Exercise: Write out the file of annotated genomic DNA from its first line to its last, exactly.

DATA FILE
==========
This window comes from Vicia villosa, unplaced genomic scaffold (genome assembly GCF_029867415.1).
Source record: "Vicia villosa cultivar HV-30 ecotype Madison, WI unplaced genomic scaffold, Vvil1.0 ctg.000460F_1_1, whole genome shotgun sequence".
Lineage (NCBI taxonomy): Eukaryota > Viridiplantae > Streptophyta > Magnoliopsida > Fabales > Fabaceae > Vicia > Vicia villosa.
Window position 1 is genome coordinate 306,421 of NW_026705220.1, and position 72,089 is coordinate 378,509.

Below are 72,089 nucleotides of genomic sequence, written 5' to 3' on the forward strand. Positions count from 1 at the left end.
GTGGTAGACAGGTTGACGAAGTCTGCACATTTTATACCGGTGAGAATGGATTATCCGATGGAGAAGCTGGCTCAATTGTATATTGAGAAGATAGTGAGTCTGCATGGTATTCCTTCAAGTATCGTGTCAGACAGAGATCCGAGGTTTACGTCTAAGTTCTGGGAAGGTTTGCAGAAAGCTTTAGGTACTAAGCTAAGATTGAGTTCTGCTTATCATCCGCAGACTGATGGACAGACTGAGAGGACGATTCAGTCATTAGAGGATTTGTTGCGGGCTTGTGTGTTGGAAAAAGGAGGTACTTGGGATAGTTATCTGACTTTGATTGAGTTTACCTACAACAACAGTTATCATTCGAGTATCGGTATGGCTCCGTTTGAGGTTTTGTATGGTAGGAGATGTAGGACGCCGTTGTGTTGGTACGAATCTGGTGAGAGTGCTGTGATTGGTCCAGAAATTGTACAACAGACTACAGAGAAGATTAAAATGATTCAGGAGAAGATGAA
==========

This window comes from Vicia villosa, unplaced genomic scaffold (genome assembly GCF_029867415.1).
Source record: "Vicia villosa cultivar HV-30 ecotype Madison, WI unplaced genomic scaffold, Vvil1.0 ctg.000460F_1_1, whole genome shotgun sequence".
Lineage (NCBI taxonomy): Eukaryota > Viridiplantae > Streptophyta > Magnoliopsida > Fabales > Fabaceae > Vicia > Vicia villosa.
Window position 1 is genome coordinate 306,421 of NW_026705220.1, and position 72,089 is coordinate 378,509.

Below are 72,089 nucleotides of genomic sequence, written 5' to 3' on the forward strand. Positions count from 1 at the left end.
GTGGTAGACAGGTTGACGAAGTCTGCACATTTTATACCGGTGAGAATGGATTATCCGATGGAGAAGCTGGCTCAATTGTATATTGAGAAGATAGTGAGTCTGCATGGTATTCCTTCAAGTATCGTGTCAGACAGAGATCCGAGGTTTACGTCTAAGTTCTGGGAAGGTTTGCAGAAAGCTTTAGGTACTAAGCTAAGATTGAGTTCTGCTTATCATCCGCAGACTGATGGACAGACTGAGAGGACGATTCAGTCATTAGAGGATTTGTTGCGGGCTTGTGTGTTGGAAAAAGGAGGTACTTGGGATAGTTATCTGACTTTGATTGAGTTTACCTACAACAACAGTTATCATTCGAGTATCGGTATGGCTCCGTTTGAGGTTTTGTATGGTAGGAGATGTAGGACGCCGTTGTGTTGGTACGAATCTGGTGAGAGTGCTGTGATTGGTCCAGAAATTGTACAACAGACTACAGAGAAGATTAAAATGATTCAGGAGAAGATGAA